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The best place by the fire

September 3, 2009

I know this isn’t news, but one of the best things about having a week off and actually going away is having the time and space to breathe, to go for a walk, to notice the clouds and the street signs and the other people. To have the time to sit and enjoy a cup of coffee without worrying what I’m meant to be doing or where I should be hurrying off to.

Coffee in Hobart

It was after a week of this luxury that I was strolling round the Salamanca markets on our final day in Hobart, where I spied something at a second hand book stall, something that, dare I say it, had been put there just for me.

The Soldier & Death 2

It’s a story called The Soldier and Death, adapted from a Russian folk tale by Arthur Ransome. You might know it from a series called The Storyteller, which was created by Jim Henson in the late eighties and was, I think, possibly the best thing he ever did. The stories used a mixture of live action and puppets, and were all based on relatively unknown folktales. They were told with respect – they weren’t sugar coated – they were sophisticated and dark and funny and romantic and adventurous and enthralling. My brother and I taped them off the TV and we watched them over and over and over again. I loved them. They took me into a world full of magic, one with a true bride and a thought lion and three ravens. They taught me about Sapsorrow and the straggletag, the luckchild and the griffin. Most of all, they taught me that the best place by the fire is kept for the storyteller. The way they started each episode with him, stoking the fire and talking to his dog, then taking us in to these amazing places and then, in the end, bringing it all back to him, simply stoking the fire and talking to his dog, started (I think) my fascination with the person telling the story, and not just the story being told.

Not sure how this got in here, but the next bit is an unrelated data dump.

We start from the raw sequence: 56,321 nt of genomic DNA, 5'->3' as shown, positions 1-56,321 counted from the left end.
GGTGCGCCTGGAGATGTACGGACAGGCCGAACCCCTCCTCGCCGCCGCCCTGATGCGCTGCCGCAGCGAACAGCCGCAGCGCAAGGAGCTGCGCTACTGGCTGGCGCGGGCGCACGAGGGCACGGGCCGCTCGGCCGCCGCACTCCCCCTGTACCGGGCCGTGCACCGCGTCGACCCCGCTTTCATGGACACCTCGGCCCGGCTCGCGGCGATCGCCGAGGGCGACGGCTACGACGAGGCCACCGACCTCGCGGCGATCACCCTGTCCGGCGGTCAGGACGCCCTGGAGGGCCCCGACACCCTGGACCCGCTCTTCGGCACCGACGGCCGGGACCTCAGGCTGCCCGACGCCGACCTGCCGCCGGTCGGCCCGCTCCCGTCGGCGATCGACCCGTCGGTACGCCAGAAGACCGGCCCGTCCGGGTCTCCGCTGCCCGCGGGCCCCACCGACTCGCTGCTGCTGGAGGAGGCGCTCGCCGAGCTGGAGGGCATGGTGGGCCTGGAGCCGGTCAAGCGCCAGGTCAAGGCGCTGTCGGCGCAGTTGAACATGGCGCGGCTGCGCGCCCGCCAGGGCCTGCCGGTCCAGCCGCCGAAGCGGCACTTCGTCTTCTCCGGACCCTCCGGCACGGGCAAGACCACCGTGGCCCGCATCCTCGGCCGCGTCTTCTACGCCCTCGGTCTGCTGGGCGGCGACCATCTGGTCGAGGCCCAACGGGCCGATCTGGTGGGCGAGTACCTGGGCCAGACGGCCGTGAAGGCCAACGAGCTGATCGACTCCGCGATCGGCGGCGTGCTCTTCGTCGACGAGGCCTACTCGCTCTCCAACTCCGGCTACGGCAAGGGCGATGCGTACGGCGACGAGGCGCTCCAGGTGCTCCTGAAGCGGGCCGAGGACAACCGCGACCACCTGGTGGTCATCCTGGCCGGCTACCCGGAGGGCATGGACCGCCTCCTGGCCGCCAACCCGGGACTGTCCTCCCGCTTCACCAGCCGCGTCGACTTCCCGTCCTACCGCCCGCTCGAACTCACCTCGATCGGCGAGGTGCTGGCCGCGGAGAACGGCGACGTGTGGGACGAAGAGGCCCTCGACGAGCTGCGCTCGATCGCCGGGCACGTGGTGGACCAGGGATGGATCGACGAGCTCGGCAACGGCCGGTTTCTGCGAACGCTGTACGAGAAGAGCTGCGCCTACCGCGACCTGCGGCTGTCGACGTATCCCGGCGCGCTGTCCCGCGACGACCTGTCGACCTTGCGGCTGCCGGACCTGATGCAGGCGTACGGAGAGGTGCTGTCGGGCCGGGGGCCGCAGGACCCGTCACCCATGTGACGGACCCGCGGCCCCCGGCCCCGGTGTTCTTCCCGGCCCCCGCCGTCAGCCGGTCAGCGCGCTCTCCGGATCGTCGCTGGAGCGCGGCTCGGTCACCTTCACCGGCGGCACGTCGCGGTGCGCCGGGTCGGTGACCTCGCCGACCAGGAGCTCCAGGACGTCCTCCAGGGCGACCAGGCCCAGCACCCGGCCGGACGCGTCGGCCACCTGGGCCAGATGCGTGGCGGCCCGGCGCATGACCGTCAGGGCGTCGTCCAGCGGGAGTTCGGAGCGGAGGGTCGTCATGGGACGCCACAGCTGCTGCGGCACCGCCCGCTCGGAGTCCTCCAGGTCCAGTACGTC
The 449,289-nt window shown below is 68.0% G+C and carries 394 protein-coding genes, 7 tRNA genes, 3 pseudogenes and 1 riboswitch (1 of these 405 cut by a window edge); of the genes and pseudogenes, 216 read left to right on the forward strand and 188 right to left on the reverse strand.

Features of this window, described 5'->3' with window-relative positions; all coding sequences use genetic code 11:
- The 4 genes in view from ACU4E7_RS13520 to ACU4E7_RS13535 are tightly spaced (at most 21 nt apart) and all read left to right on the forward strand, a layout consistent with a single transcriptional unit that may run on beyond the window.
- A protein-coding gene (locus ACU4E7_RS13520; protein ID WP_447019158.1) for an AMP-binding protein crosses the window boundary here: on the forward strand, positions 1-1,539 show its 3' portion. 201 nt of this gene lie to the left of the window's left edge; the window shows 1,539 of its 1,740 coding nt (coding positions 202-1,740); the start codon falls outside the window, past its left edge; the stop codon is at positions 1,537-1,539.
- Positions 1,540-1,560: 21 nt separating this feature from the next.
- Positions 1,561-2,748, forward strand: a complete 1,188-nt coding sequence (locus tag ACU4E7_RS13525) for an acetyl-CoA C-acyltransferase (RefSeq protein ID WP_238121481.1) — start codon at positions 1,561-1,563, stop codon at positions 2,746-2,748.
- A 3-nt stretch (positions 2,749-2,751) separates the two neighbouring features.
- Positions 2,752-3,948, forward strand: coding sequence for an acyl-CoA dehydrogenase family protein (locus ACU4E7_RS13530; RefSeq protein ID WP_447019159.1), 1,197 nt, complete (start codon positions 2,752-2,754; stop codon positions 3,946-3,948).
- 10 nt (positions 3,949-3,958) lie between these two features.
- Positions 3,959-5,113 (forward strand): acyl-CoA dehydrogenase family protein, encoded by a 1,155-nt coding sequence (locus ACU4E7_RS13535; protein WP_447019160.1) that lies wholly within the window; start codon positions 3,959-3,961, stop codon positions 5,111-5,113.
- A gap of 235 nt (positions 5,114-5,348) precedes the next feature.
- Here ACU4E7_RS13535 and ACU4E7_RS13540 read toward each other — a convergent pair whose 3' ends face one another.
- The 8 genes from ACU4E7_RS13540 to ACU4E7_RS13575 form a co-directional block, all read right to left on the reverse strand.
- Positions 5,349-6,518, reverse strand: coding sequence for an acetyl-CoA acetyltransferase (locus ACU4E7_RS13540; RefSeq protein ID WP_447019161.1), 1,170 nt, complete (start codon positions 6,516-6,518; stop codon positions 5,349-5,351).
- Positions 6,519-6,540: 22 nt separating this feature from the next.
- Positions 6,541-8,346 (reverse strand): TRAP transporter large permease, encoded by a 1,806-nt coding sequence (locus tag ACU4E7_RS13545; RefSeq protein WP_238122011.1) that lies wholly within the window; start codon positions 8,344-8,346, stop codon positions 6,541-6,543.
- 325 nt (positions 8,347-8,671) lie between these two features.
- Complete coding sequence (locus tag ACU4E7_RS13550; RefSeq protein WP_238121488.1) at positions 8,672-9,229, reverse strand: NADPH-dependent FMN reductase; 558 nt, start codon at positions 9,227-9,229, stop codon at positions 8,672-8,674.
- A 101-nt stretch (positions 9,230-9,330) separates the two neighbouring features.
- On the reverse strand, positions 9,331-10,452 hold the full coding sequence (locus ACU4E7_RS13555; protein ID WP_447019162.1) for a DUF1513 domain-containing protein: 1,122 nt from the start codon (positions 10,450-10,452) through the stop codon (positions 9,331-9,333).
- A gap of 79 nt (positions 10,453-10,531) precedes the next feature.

There were only nine episodes (then four Greek myths, also excellent), and I had/have a few favourites – Sapsorrow and The Three Ravens spring immediately to mind. My other favourite, the one I think of with the most glee, is The Soldier and Death.

The Soldier & DeathIt’s a story about a soldier, obviously, who whistles a merry tune and carries a pack of cards and a sack. And it’s about death too, of course. But the absolute scene stealers of the story are a gang of devils, (devilish devils and gamblers too’) who fume when beaten. I can picture them now, the steam coming out of their ears as they ‘Fumed fumed fumed!’ Brilliant. And quite sad in the end, now I remember. But then, it wouldn’t have been nearly as good, nearly as true if it had ended otherwise.

When I saw the book on the table at the markets, I couldn’t believe it. Looking at it, I think perhaps this is the edition that The Storyteller must have based theirs on, not just the story, but the illustrations too. It’s such a find, nothing I would have ever thought to go looking for, nothing I would have even imagined existed.

And I found it strolling round a market in Hobart. I think I’ve used up my secondhand book shopping luck for at least a year, but I don’t care – it’s perfect.

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One Comment leave one →
  1. November 14, 2009 10:39 pm

    I’ve just been editing my post on Sapsorrow and thought to have a search for her on WordPress. I like the Soldier and Death story too and, like you, think Jim Henson did it really well.

    I’d not known about the Arthur Ransome connection, though I loved his Swallows and Amazons as a kid. The book looks great – thanks for sharing!

    http://simonsterg.wordpress.com/2008/01/22/sapsorrow/

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